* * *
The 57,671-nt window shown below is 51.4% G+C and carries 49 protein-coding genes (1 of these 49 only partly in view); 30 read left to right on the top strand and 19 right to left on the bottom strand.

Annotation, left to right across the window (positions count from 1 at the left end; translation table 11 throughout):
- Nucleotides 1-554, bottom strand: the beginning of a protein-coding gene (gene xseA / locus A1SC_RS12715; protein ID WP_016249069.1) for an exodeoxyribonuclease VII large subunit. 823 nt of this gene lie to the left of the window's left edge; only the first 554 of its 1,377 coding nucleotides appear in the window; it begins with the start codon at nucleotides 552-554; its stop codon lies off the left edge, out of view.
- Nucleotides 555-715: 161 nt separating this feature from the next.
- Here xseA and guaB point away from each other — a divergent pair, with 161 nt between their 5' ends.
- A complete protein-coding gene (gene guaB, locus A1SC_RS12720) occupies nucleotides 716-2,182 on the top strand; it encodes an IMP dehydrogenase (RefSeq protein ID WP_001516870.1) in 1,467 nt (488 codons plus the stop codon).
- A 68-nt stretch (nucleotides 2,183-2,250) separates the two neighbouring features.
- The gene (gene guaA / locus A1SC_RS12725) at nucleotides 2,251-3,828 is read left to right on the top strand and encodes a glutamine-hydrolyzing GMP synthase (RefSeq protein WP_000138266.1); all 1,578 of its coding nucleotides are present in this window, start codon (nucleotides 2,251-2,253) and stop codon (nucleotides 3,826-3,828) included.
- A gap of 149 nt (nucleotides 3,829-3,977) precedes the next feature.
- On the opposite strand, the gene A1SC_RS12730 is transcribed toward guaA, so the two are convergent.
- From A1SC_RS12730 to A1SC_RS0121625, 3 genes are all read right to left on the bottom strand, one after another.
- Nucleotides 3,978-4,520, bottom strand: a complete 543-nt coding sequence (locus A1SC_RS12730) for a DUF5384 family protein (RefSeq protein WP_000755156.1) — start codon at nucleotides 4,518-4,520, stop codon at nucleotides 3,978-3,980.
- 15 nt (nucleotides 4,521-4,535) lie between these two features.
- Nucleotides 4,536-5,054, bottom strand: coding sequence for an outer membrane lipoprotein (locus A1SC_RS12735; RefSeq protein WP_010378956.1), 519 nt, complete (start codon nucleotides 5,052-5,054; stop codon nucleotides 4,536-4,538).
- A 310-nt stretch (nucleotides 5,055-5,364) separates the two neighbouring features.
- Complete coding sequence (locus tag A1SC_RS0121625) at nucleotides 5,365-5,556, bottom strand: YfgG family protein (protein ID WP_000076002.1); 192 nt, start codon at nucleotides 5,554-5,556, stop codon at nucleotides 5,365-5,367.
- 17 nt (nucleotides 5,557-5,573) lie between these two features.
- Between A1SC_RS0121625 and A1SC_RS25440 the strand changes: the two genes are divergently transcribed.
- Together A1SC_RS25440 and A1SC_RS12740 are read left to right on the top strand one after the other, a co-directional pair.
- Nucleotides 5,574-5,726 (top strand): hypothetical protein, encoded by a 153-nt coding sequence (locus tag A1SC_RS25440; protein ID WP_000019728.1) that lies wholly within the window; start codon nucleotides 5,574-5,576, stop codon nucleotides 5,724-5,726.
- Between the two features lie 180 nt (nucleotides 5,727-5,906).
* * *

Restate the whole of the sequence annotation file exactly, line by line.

The 57,671-nt window shown below is 51.4% G+C and carries 49 protein-coding genes (1 of these 49 only partly in view); 30 read left to right on the top strand and 19 right to left on the bottom strand.

Annotation, left to right across the window (positions count from 1 at the left end; translation table 11 throughout):
- Nucleotides 1-554, bottom strand: the beginning of a protein-coding gene (gene xseA / locus A1SC_RS12715; protein ID WP_016249069.1) for an exodeoxyribonuclease VII large subunit. 823 nt of this gene lie to the left of the window's left edge; only the first 554 of its 1,377 coding nucleotides appear in the window; it begins with the start codon at nucleotides 552-554; its stop codon lies off the left edge, out of view.
- Nucleotides 555-715: 161 nt separating this feature from the next.
- Here xseA and guaB point away from each other — a divergent pair, with 161 nt between their 5' ends.
- A complete protein-coding gene (gene guaB, locus A1SC_RS12720) occupies nucleotides 716-2,182 on the top strand; it encodes an IMP dehydrogenase (RefSeq protein ID WP_001516870.1) in 1,467 nt (488 codons plus the stop codon).
- A 68-nt stretch (nucleotides 2,183-2,250) separates the two neighbouring features.
- The gene (gene guaA / locus A1SC_RS12725) at nucleotides 2,251-3,828 is read left to right on the top strand and encodes a glutamine-hydrolyzing GMP synthase (RefSeq protein WP_000138266.1); all 1,578 of its coding nucleotides are present in this window, start codon (nucleotides 2,251-2,253) and stop codon (nucleotides 3,826-3,828) included.
- A gap of 149 nt (nucleotides 3,829-3,977) precedes the next feature.
- On the opposite strand, the gene A1SC_RS12730 is transcribed toward guaA, so the two are convergent.
- From A1SC_RS12730 to A1SC_RS0121625, 3 genes are all read right to left on the bottom strand, one after another.
- Nucleotides 3,978-4,520, bottom strand: a complete 543-nt coding sequence (locus A1SC_RS12730) for a DUF5384 family protein (RefSeq protein WP_000755156.1) — start codon at nucleotides 4,518-4,520, stop codon at nucleotides 3,978-3,980.
- 15 nt (nucleotides 4,521-4,535) lie between these two features.
- Nucleotides 4,536-5,054, bottom strand: coding sequence for an outer membrane lipoprotein (locus A1SC_RS12735; RefSeq protein WP_010378956.1), 519 nt, complete (start codon nucleotides 5,052-5,054; stop codon nucleotides 4,536-4,538).
- A 310-nt stretch (nucleotides 5,055-5,364) separates the two neighbouring features.
- Complete coding sequence (locus tag A1SC_RS0121625) at nucleotides 5,365-5,556, bottom strand: YfgG family protein (protein ID WP_000076002.1); 192 nt, start codon at nucleotides 5,554-5,556, stop codon at nucleotides 5,365-5,367.
- 17 nt (nucleotides 5,557-5,573) lie between these two features.
- Between A1SC_RS0121625 and A1SC_RS25440 the strand changes: the two genes are divergently transcribed.
- Together A1SC_RS25440 and A1SC_RS12740 are read left to right on the top strand one after the other, a co-directional pair.
- Nucleotides 5,574-5,726 (top strand): hypothetical protein, encoded by a 153-nt coding sequence (locus tag A1SC_RS25440; protein ID WP_000019728.1) that lies wholly within the window; start codon nucleotides 5,574-5,576, stop codon nucleotides 5,724-5,726.
- Between the two features lie 180 nt (nucleotides 5,727-5,906).